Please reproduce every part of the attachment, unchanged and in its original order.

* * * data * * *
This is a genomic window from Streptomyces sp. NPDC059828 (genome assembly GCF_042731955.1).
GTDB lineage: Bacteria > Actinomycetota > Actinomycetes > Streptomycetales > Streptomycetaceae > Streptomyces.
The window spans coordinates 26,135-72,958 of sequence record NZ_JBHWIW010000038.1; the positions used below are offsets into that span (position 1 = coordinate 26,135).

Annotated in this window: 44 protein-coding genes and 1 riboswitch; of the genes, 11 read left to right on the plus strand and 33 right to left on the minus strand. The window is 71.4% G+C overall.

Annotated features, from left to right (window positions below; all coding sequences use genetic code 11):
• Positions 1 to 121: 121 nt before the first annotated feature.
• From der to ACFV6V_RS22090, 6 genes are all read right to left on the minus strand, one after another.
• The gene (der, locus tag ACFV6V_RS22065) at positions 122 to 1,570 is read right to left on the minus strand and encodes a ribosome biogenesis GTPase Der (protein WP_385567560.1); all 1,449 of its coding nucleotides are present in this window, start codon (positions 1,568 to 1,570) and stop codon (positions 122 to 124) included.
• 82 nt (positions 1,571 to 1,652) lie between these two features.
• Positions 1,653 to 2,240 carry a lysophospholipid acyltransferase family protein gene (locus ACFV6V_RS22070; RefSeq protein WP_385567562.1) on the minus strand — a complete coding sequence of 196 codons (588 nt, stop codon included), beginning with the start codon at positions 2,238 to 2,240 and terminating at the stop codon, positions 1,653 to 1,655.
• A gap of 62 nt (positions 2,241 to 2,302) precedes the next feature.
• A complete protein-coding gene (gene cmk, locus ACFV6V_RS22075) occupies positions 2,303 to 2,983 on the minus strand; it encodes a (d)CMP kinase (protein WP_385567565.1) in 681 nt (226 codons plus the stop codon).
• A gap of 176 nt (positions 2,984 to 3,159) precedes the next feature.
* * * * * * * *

This is a genomic window from Streptomyces sp. NPDC059828 (genome assembly GCF_042731955.1).
GTDB lineage: Bacteria > Actinomycetota > Actinomycetes > Streptomycetales > Streptomycetaceae > Streptomyces.
The window spans coordinates 26,135-72,958 of sequence record NZ_JBHWIW010000038.1; the positions used below are offsets into that span (position 1 = coordinate 26,135).

Annotated in this window: 44 protein-coding genes and 1 riboswitch; of the genes, 11 read left to right on the plus strand and 33 right to left on the minus strand. The window is 71.4% G+C overall.

Annotated features, from left to right (window positions below; all coding sequences use genetic code 11):
• Positions 1 to 121: 121 nt before the first annotated feature.
• From der to ACFV6V_RS22090, 6 genes are all read right to left on the minus strand, one after another.
• The gene (der, locus tag ACFV6V_RS22065) at positions 122 to 1,570 is read right to left on the minus strand and encodes a ribosome biogenesis GTPase Der (protein WP_385567560.1); all 1,449 of its coding nucleotides are present in this window, start codon (positions 1,568 to 1,570) and stop codon (positions 122 to 124) included.
• 82 nt (positions 1,571 to 1,652) lie between these two features.
• Positions 1,653 to 2,240 carry a lysophospholipid acyltransferase family protein gene (locus ACFV6V_RS22070; RefSeq protein WP_385567562.1) on the minus strand — a complete coding sequence of 196 codons (588 nt, stop codon included), beginning with the start codon at positions 2,238 to 2,240 and terminating at the stop codon, positions 1,653 to 1,655.
• A gap of 62 nt (positions 2,241 to 2,302) precedes the next feature.
• A complete protein-coding gene (gene cmk, locus ACFV6V_RS22075) occupies positions 2,303 to 2,983 on the minus strand; it encodes a (d)CMP kinase (protein WP_385567565.1) in 681 nt (226 codons plus the stop codon).
• A gap of 176 nt (positions 2,984 to 3,159) precedes the next feature.